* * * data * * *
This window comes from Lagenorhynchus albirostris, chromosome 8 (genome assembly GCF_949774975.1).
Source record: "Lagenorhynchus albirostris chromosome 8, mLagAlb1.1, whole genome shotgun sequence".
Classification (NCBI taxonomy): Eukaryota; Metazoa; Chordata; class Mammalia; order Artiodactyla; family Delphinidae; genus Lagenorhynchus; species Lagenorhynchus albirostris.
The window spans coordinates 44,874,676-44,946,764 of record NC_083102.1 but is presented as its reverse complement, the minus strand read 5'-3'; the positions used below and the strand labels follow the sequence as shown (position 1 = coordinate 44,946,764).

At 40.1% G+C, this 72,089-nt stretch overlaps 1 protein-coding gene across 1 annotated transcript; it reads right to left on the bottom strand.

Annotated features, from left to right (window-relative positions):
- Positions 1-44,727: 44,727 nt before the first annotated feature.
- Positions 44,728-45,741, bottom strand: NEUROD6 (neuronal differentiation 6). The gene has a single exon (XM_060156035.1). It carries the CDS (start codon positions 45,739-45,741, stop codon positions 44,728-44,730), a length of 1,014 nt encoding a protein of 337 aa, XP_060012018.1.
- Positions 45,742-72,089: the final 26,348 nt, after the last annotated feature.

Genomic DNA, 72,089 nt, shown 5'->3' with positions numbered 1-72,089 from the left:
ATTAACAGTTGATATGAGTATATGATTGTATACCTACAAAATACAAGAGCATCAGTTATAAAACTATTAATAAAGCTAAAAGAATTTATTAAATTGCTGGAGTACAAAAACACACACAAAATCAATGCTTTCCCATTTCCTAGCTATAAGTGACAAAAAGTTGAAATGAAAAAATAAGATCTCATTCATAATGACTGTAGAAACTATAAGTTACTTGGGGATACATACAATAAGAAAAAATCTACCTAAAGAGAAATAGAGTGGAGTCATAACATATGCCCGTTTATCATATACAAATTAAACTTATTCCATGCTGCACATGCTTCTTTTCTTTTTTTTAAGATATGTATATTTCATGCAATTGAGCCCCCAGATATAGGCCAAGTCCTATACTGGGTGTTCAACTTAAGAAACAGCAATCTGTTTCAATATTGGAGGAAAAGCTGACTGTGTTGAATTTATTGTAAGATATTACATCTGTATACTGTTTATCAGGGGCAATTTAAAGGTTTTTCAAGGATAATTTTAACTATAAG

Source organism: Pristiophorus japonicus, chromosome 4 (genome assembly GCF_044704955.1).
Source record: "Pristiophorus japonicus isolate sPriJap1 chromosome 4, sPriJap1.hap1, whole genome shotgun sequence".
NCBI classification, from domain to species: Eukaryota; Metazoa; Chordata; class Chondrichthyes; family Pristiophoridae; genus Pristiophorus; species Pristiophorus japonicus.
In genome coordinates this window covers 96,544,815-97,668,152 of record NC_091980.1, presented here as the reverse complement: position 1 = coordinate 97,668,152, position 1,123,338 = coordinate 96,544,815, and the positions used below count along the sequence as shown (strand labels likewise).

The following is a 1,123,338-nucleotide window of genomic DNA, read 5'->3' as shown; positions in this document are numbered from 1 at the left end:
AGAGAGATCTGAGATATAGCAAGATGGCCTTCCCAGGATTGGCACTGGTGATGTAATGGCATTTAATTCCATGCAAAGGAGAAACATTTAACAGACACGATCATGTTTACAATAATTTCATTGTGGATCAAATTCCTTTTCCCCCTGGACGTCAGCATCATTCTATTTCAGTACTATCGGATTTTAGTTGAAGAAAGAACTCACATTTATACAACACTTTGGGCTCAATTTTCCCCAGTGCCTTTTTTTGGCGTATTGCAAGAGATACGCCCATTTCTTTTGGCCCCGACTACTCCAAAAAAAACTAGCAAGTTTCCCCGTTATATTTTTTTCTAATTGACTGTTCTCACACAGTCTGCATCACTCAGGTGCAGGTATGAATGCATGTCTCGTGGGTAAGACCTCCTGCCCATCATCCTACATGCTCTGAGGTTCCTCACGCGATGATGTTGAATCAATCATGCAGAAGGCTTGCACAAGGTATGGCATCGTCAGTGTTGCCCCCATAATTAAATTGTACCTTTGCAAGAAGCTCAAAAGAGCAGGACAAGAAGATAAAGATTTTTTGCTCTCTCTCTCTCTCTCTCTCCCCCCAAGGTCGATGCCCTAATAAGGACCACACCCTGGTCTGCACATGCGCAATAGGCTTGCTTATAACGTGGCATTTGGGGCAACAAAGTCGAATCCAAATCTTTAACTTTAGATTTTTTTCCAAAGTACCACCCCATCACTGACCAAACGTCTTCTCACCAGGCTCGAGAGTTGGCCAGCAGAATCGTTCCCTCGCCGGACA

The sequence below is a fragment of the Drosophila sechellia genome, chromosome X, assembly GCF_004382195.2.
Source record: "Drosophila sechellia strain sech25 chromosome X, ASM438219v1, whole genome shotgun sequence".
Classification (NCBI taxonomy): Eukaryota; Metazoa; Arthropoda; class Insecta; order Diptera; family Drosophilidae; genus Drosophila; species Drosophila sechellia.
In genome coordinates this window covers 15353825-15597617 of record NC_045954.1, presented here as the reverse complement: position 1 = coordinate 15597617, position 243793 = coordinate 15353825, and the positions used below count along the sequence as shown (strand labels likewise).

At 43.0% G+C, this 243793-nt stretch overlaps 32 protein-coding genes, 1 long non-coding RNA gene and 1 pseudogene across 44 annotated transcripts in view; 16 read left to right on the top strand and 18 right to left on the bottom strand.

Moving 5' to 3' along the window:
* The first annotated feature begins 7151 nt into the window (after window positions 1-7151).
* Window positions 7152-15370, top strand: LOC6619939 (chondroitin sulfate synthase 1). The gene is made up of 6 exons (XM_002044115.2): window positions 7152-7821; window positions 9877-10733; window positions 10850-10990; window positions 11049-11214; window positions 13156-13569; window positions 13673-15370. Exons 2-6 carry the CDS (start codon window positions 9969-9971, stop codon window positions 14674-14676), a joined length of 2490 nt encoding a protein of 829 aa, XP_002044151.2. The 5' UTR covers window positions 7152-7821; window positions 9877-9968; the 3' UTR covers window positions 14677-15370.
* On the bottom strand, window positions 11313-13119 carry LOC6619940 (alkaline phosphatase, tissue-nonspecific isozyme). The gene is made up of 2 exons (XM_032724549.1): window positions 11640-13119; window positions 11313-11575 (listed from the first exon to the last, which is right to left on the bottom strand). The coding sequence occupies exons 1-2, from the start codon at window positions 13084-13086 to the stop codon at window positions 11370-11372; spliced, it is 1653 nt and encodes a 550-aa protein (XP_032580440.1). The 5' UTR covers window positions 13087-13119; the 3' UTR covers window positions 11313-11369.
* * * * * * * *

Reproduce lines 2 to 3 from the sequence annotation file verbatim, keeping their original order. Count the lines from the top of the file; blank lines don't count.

Source record: "Lagenorhynchus albirostris chromosome 8, mLagAlb1.1, whole genome shotgun sequence".
Classification (NCBI taxonomy): Eukaryota; Metazoa; Chordata; class Mammalia; order Artiodactyla; family Delphinidae; genus Lagenorhynchus; species Lagenorhynchus albirostris.